How gaming can be good for your kids

Minds of Tomorrow

October 26, 2021

We hear it all the time:

“I’m worried about screen time.”

“All he wants to do is play video games.”

“My child seems addicted to games!”

 

Can gaming be an unhealthy habit? Of course. But that doesn't mean that all gaming is created equal! Here are some tips on how to turn your child’s interest into more productive and healthy habits.

 

Pick the right games and be involved

Not all games are created equal or are age appropriate. Ask questions, talk to other parents, and do your research. Some games are overly violent, while others are amazing social and educational tools – be sure your children are playing games that you’re comfortable with.


Use gaming as a catalyst to learn new skills

Children that love games often love to learn more about them. How games are designed, the code that runs the games, even how gaming systems and computers work structurally and how to improve system speed and performance. 


Leverage these interests! Technology only seems like magic until you understand how it works. Show your kids that they too can master these skills and learn to build their own games, better appreciate the games they play, and can become active participants in these virtual worlds rather than just passive consumers.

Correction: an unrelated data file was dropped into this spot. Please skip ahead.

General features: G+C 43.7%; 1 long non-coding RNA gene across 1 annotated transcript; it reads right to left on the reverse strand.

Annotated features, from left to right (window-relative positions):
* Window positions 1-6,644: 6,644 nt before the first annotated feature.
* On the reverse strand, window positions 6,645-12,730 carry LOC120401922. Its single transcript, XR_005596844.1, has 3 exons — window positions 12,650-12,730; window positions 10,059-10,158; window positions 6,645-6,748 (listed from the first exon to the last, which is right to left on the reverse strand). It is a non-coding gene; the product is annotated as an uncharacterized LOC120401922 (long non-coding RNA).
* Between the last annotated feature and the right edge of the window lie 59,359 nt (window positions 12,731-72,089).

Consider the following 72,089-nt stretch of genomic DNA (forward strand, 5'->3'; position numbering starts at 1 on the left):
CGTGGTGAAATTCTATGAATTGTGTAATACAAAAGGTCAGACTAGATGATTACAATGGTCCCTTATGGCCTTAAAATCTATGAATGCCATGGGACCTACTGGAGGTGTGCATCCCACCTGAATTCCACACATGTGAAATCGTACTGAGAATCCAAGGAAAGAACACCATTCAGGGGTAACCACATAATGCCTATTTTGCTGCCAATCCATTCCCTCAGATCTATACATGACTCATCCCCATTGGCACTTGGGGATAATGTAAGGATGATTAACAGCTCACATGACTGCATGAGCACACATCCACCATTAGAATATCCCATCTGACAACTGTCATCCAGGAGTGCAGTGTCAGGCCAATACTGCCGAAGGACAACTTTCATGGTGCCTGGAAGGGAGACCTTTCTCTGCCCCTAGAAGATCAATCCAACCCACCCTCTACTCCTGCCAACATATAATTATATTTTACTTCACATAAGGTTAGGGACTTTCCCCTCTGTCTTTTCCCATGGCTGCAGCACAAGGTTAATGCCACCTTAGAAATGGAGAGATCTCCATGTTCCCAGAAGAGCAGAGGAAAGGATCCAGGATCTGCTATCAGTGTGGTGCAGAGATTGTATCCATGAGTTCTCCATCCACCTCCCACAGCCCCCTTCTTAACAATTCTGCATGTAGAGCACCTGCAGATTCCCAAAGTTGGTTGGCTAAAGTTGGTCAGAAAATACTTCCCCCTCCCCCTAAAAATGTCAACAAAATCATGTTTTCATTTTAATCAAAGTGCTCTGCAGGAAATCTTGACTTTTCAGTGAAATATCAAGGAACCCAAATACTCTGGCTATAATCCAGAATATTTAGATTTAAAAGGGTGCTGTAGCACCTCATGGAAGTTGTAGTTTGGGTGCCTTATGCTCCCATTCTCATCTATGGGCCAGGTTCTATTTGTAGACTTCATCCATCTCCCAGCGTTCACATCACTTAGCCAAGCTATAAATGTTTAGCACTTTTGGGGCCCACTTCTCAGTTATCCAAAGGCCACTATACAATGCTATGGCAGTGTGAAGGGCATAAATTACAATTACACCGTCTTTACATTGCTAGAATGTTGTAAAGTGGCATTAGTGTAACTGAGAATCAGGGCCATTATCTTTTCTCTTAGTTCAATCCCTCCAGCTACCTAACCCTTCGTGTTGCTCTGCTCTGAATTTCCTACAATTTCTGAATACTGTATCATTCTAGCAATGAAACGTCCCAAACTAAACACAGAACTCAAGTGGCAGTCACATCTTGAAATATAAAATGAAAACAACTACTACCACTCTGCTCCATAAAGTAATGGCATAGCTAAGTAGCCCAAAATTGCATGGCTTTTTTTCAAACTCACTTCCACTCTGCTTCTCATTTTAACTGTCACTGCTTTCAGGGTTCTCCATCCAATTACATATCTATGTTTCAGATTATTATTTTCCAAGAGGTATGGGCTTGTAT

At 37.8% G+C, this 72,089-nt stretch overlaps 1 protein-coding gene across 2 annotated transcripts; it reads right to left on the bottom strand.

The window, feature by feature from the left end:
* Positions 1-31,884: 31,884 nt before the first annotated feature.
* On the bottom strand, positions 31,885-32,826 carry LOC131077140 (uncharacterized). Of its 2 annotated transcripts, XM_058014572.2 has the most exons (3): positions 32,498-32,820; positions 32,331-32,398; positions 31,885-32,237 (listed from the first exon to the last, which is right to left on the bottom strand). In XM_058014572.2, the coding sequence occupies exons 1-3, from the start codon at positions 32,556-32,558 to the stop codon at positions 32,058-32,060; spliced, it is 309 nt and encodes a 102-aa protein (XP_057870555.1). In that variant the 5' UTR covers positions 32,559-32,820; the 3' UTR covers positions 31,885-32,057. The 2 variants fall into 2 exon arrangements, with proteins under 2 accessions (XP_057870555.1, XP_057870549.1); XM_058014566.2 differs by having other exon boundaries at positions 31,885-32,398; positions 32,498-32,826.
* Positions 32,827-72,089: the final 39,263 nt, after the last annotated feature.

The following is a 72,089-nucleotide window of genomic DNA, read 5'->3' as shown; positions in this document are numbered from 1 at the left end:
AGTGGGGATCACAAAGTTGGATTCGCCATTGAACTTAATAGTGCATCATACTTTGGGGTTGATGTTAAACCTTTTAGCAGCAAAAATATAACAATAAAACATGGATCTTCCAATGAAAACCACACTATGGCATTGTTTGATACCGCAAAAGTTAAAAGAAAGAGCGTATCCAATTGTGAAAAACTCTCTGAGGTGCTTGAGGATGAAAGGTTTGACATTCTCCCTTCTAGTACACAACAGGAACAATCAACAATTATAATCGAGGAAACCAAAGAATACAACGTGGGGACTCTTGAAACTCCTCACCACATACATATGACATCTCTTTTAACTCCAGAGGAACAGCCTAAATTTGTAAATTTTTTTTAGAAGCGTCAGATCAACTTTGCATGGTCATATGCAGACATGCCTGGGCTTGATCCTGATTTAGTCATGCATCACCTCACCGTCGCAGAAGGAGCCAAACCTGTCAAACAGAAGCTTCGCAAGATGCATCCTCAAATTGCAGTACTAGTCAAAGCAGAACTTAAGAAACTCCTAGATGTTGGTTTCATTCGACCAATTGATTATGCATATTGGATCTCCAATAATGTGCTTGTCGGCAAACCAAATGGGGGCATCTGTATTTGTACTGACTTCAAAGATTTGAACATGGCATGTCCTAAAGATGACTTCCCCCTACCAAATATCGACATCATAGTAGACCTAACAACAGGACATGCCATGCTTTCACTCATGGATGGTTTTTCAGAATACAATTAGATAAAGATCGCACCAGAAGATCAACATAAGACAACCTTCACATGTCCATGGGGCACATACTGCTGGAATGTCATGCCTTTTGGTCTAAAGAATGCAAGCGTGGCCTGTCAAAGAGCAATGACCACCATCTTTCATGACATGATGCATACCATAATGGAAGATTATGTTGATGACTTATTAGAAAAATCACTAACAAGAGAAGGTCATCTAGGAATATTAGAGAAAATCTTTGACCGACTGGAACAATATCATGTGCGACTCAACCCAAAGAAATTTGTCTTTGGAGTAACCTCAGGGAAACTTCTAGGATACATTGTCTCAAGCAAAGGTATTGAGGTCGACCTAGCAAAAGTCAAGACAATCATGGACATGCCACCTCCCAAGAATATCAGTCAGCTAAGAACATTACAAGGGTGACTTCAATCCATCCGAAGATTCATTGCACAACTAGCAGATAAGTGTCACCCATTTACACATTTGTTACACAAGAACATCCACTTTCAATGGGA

Have limits

No games late at night. Make sure all homework and studies are completed before the gaming starts. These will vary based on the age of your child and the rules in your home, but boundaries can be important.  


Teach online safety 

Gaming is largely a social act. The majority of games kids play today are in online communities. Make sure your kids are aware, especially in environments where they have the potential to communicate with other players that they never share personal information: names, where they go to school, etc.

 

Gaming can improve hand-eye coordination, act as a social activity, improve problem solving skills, but most importantly can open interests to future career paths and productive skills! If you’re reading this far, I’m sure your child loves video games, so be sure to make the most of your child’s interests rather than dismissing gaming as “a waste of time”.

Minds of Tomorrow

October 26, 2021

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